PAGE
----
Frank Borzage: Wikis


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Frank Borzage
Born April 23, 1894(1894-04-23)
Salt Lake City, Utah, U.S.
Died June 19, 1962 (aged 68)
Hollywood, California, U.S.
Spouse(s) Rena Rogers (divorced 1941)

Frank Borzage[1] (April 23, 1894[2] – June 19, 1962) was an American film director and actor.



Borzage's father, Luigi Borzaga, was born in Roncone, Austria-Hungary in 1859. As a stone mason, he sometimes worked in Switzerland; he met his future wife, Maria Ruegg (b. 1860, Ricken - d. 1947, Zürich), where she worked in a silk factory. Borzaga emigrated to Hazleton, Pennsylvania in the early 1880s where he worked as a coal miner. He brought his fiancee to the United States and they married in Hazleton in 1883.

Their first child, Henry, was born in 1885. The Borzaga family moved to Salt Lake City, Utah, where Frank Borzage was born, and the family remained based until 1919. The couple had fourteen children, eight of whom survived childhood: Henry (1885-1971), Mary, Bill (1892-1973), Frank, Daniel (1896-1975, a performer and member of the John Ford Stock Company), Lew (1898-1974), Dolly (1901-19??) and Susan (1905-19??). Luigi Borzaga died in Los Angeles in a car accident in 1934; his wife died of cancer in 1947.

In 1912 Frank Borzage found employment as an actor in Hollywood, and remained in the profession until 1917. His directorial debut came in 1915 with his film, The Pitch o' Chance.

On June 7, 1916, Borzage married vaudeville and film actress Lorena "Rena" Rogers in Los Angeles. However they proved to be incompatible. She preferred parties, luxury, and travel, while he was less social, except in his athletic activities. Rena became dissatisfied with her husband, who, according to family members, had discreet affairs with Lupe Vélez, Mary Pickford, Marion Davies, Joan Crawford, and Hedy Lamarr.[3] By 1940, the strain on their marriage had become too great. At a double celebration for Rena's birthday and their anniversary on June 7, Borzage, who then had a drinking problem, suddenly left his mansion and moved out. A divorce was granted on January 22, 1941; Rena obtained $250,000 in damages and interest. Despite this, the couple maintained contact.[citation needed]

Borzage died of cancer in 1962, aged 68, and was interred in the Forest Lawn Memorial Park Cemetery in Glendale, California. For his contributions to film, Borzage was awarded a star on the Hollywood Walk of Fame.


Borzage was a successful director throughout the 1920s but reached his peak in the late silent and early sound era. Absorbing visual influences from the German director F.W. Murnau, who was also resident at Fox at this time, he developed his own style of lushly visual romanticism in a hugely successful series of films starring Janet Gaynor and Charles Farrell, including Seventh Heaven (1927), for which he won the first Academy Award for Directing, Street Angel (1928) and Lucky Star (1929). (He won a second Oscar for 1931's Bad Girl.)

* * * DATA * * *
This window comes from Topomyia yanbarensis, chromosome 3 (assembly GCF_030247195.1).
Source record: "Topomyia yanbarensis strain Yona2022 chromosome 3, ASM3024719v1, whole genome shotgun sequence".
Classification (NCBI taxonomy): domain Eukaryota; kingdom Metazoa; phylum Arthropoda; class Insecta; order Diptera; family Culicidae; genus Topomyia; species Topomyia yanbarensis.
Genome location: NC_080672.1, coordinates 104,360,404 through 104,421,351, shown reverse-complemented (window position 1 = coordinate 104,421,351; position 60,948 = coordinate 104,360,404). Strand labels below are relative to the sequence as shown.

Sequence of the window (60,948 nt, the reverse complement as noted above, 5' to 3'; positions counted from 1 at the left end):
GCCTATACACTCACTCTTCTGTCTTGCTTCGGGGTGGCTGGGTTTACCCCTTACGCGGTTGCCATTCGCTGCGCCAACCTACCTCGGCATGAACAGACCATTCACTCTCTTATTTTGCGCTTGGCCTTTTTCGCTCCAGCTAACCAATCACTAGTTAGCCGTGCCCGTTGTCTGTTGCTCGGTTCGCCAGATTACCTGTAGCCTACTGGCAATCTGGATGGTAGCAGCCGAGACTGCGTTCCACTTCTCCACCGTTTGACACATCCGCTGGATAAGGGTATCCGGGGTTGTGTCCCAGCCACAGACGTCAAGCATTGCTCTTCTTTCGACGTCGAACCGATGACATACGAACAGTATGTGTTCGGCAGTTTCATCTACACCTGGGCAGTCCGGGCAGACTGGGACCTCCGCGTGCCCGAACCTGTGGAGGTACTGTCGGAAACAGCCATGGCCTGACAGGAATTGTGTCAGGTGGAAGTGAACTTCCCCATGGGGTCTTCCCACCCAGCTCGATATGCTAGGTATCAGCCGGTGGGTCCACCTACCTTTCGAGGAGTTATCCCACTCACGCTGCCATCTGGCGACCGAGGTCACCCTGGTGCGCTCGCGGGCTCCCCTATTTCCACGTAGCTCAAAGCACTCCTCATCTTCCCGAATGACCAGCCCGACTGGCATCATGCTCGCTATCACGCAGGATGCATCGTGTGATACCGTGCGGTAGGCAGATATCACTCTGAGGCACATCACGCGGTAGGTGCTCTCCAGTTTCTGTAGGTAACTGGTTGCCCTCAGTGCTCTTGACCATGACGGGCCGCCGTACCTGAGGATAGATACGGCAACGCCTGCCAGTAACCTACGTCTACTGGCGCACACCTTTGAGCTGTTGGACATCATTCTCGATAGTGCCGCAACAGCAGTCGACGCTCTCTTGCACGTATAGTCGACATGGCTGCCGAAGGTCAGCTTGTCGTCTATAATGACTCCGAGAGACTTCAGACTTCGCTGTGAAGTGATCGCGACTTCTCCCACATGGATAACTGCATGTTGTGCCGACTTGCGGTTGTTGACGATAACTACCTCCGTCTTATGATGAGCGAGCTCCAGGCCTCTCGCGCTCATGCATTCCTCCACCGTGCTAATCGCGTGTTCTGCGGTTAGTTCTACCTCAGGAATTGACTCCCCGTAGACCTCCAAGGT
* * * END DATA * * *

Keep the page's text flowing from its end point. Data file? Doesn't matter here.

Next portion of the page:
Borzage's trademark was intense identification with the feelings of young lovers in the face of adversity, love in his films triumphing over such trials as World War I (Seventh Heaven and A Farewell to Arms (1932)), disability (Lucky Star), the Depression (Man's Castle (1933)), a thinly-disguised version of the Titanic disaster in History Is Made at Night (1937), and the rise of Nazism, a theme which Borzage had virtually to himself among Hollywood filmmakers from Little Man, What Now? (1933) to Three Comrades (1938) and The Mortal Storm (1940).

His work after 1940, however, took a turn into religiosity in such films as Strange Cargo (1940) and The Big Fisherman (1959), and his once extremely high reputation fell as his earlier films became hard to see; of his later work only the film noir Moonrise (1948) has enjoyed much critical acclaim. After 1948, his output was sporadic, and his last film work was sequences in Edgar G. Ulmer's 1962 film L'Atlantide (Journey Beneath The Desert), for which he was uncredited.

Selected Filmography


  1. ^ Borzage told The Literary Digest his name was pronounced "in three syllables, and g in get, bor-zay'gee." (Charles Earle Funk, What's the Name, Please?, Funk & Wagnalls, 1936.)
  2. ^ To gain a professional advantage, Borzage subtracted a year from his date of birth while still a teenager; many sources, including IMDb, thus give 1893 as his birthdate; Dumont, p. 32.
  3. ^ Dumont, p. 290.

Further reading

  • Dumont, Hervé. Frank Borzage: the Life and Times of a Hollywood Romantic. McFarland, 2006.
  • Lamster, Frederick. "Souls Made Great Through Love and Adversity": the Film Work of Frank Borzage. Scarecrow, 1981.

External links



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